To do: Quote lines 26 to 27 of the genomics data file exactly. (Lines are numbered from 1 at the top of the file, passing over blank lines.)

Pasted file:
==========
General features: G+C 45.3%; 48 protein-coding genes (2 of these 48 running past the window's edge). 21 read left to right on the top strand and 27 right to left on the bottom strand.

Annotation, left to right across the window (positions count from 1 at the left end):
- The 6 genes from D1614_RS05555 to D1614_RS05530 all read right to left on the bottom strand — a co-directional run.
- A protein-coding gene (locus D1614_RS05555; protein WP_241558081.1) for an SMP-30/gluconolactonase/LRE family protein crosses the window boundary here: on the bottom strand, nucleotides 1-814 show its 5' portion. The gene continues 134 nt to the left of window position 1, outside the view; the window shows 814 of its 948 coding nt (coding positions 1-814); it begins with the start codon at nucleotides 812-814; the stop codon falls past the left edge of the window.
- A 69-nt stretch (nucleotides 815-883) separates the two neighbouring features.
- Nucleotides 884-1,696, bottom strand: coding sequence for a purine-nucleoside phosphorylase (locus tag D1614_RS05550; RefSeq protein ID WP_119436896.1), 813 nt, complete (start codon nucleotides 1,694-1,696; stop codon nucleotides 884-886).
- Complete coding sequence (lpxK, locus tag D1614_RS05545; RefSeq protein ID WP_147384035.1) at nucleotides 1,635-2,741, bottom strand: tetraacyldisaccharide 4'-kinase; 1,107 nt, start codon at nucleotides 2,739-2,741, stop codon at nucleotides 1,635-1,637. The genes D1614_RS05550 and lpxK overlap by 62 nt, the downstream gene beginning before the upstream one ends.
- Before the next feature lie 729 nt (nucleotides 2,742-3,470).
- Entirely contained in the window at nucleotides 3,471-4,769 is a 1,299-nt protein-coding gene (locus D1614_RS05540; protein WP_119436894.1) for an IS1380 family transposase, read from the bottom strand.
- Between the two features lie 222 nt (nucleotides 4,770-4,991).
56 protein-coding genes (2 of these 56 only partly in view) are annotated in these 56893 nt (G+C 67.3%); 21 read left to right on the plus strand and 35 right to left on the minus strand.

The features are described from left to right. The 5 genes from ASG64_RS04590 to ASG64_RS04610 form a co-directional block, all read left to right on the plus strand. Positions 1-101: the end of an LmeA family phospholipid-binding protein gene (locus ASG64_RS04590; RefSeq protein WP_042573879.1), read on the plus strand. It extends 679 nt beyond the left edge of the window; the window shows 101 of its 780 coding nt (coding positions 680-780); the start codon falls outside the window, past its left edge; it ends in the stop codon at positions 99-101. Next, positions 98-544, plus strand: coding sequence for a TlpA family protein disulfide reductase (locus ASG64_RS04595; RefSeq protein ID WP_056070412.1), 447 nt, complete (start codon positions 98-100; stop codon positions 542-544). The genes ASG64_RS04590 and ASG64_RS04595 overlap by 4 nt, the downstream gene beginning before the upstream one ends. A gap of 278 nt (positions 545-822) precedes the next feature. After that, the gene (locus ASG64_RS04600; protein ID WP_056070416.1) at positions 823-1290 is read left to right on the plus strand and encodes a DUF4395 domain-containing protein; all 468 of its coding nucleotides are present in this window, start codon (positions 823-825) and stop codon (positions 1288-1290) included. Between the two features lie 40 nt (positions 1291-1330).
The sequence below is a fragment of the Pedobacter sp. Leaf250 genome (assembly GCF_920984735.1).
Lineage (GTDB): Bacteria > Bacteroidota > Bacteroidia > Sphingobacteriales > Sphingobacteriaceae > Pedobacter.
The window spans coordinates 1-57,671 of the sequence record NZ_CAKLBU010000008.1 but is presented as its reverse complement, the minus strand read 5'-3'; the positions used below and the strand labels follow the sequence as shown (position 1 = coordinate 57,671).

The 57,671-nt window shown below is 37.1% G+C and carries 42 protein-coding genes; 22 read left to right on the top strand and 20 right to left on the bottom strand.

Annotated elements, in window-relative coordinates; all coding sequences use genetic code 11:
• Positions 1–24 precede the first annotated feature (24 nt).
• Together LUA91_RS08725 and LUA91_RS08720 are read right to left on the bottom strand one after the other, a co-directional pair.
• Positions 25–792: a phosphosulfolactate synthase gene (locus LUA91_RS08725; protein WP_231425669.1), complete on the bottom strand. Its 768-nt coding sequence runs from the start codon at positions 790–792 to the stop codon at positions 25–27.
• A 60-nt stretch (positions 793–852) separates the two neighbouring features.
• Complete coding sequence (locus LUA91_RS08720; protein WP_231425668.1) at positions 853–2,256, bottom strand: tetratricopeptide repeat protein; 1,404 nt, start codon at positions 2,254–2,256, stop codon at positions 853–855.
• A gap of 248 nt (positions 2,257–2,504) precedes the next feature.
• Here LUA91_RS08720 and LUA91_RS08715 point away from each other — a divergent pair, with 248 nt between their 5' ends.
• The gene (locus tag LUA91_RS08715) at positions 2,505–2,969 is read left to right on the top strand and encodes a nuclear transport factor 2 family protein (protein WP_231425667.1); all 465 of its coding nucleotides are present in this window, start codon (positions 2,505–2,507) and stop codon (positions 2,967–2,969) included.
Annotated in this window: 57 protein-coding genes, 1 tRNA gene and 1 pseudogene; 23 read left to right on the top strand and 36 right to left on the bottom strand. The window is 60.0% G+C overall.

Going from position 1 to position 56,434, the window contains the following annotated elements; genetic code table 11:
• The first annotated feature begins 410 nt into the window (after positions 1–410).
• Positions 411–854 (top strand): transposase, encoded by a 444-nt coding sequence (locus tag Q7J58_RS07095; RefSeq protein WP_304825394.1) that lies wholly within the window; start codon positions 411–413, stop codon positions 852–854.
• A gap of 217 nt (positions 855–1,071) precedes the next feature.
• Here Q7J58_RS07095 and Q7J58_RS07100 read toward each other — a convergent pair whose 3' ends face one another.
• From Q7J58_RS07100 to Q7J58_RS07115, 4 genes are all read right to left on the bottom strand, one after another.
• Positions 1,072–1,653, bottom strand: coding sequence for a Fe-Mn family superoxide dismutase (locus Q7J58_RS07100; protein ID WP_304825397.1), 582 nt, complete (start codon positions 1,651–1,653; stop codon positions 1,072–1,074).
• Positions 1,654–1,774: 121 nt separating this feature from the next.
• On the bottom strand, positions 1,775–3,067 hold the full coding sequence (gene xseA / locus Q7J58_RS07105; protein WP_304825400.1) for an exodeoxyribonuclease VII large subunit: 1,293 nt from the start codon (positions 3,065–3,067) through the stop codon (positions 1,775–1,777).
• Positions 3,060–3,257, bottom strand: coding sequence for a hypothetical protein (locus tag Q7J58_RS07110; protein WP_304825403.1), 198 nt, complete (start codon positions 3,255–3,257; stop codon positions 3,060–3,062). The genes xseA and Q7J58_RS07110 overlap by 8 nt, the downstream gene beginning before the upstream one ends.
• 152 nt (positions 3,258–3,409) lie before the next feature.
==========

Annotated in this window: 57 protein-coding genes, 1 tRNA gene and 1 pseudogene; 23 read left to right on the top strand and 36 right to left on the bottom strand. The window is 60.0% G+C overall.

Going from position 1 to position 56,434, the window contains the following annotated elements; genetic code table 11: